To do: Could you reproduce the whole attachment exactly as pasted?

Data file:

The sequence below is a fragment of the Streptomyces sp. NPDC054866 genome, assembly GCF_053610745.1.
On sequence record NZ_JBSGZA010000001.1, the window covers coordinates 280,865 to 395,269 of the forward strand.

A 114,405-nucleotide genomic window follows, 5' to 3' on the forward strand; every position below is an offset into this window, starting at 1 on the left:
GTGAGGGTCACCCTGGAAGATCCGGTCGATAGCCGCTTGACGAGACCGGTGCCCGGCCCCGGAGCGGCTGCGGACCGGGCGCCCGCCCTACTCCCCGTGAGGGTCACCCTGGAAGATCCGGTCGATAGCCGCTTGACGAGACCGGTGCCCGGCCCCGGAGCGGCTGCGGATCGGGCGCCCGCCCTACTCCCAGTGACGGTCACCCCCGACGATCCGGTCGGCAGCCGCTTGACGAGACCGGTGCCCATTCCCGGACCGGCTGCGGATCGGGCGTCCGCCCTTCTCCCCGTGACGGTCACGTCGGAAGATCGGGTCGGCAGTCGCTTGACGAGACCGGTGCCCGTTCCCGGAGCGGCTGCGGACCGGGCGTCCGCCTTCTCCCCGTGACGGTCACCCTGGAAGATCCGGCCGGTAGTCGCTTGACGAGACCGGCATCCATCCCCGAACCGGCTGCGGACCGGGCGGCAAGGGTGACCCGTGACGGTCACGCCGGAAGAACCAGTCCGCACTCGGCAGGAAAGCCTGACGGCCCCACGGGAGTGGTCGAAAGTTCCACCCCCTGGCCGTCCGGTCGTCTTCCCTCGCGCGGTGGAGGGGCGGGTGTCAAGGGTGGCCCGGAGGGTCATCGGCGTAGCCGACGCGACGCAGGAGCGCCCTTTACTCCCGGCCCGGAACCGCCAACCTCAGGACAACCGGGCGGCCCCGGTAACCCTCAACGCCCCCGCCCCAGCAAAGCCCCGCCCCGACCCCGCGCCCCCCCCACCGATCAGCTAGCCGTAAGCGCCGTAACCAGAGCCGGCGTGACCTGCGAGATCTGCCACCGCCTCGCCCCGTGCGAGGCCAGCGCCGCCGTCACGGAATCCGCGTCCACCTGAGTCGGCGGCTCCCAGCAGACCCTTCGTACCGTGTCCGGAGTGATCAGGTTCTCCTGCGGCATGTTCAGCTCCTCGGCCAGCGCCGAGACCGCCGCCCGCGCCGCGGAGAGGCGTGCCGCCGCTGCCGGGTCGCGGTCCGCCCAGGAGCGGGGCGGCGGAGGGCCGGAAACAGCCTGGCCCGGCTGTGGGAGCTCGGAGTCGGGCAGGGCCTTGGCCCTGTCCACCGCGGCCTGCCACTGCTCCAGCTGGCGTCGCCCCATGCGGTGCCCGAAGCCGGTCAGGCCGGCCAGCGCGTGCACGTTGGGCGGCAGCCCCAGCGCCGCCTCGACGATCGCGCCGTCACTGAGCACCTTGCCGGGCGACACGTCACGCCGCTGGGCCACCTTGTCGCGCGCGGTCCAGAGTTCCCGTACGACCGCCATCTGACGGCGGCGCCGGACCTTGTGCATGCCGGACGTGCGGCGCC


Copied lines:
The sequence below is a fragment of the Streptomyces sp. NPDC054866 genome, assembly GCF_053610745.1.
On sequence record NZ_JBSGZA010000001.1, the window covers coordinates 280,865 to 395,269 of the forward strand.

A 114,405-nucleotide genomic window follows, 5' to 3' on the forward strand; every position below is an offset into this window, starting at 1 on the left:
GTGAGGGTCACCCTGGAAGATCCGGTCGATAGCCGCTTGACGAGACCGGTGCCCGGCCCCGGAGCGGCTGCGGACCGGGCGCCCGCCCTACTCCCCGTGAGGGTCACCCTGGAAGATCCGGTCGATAGCCGCTTGACGAGACCGGTGCCCGGCCCCGGAGCGGCTGCGGATCGGGCGCCCGCCCTACTCCCAGTGACGGTCACCCCCGACGATCCGGTCGGCAGCCGCTTGACGAGACCGGTGCCCATTCCCGGACCGGCTGCGGATCGGGCGTCCGCCCTTCTCCCCGTGACGGTCACGTCGGAAGATCGGGTCGGCAGTCGCTTGACGAGACCGGTGCCCGTTCCCGGAGCGGCTGCGGACCGGGCGTCCGCCTTCTCCCCGTGACGGTCACCCTGGAAGATCCGGCCGGTAGTCGCTTGACGAGACCGGCATCCATCCCCGAACCGGCTGCGGACCGGGCGGCAAGGGTGACCCGTGACGGTCACGCCGGAAGAACCAGTCCGCACTCGGCAGGAAAGCCTGACGGCCCCACGGGAGTGGTCGAAAGTTCCACCCCCTGGCCGTCCGGTCGTCTTCCCTCGCGCGGTGGAGGGGCGGGTGTCAAGGGTGGCCCGGAGGGTCATCGGCGTAGCCGACGCGACGCAGGAGCGCCCTTTACTCCCGGCCCGGAACCGCCAACCTCAGGACAACCGGGCGGCCCCGGTAACCCTCAACGCCCCCGCCCCAGCAAAGCCCCGCCCCGACCCCGCGCCCCCCCCACCGATCAGCTAGCCGTAAGCGCCGTAACCAGAGCCGGCGTGACCTGCGAGATCTGCCACCGCCTCGCCCCGTGCGAGGCCAGCGCCGCCGTCACGGAATCCGCGTCCACCTGAGTCGGCGGCTCCCAGCAGACCCTTCGTACCGTGTCCGGAGTGATCAGGTTCTCCTGCGGCATGTTCAGCTCCTCGGCCAGCGCCGAGACCGCCGCCCGCGCCGCGGAGAGGCGTGCCGCCGCTGCCGGGTCGCGGTCCGCCCAGGAGCGGGGCGGCGGAGGGCCGGAAACAGCCTGGCCCGGCTGTGGGAGCTCGGAGTCGGGCAGGGCCTTGGCCCTGTCCACCGCGGCCTGCCACTGCTCCAGCTGGCGTCGCCCCATGCGGTGCCCGAAGCCGGTCAGGCCGGCCAGCGCGTGCACGTTGGGCGGCAGCCCCAGCGCCGCCTCGACGATCGCGCCGTCACTGAGCACCTTGCCGGGCGACACGTCACGCCGCTGGGCCACCTTGTCGCGCGCGGTCCAGAGTTCCCGTACGACCGCCATCTGACGGCGGCGCCGGACCTTGTGCATGCCGGACGTGCGGCGCC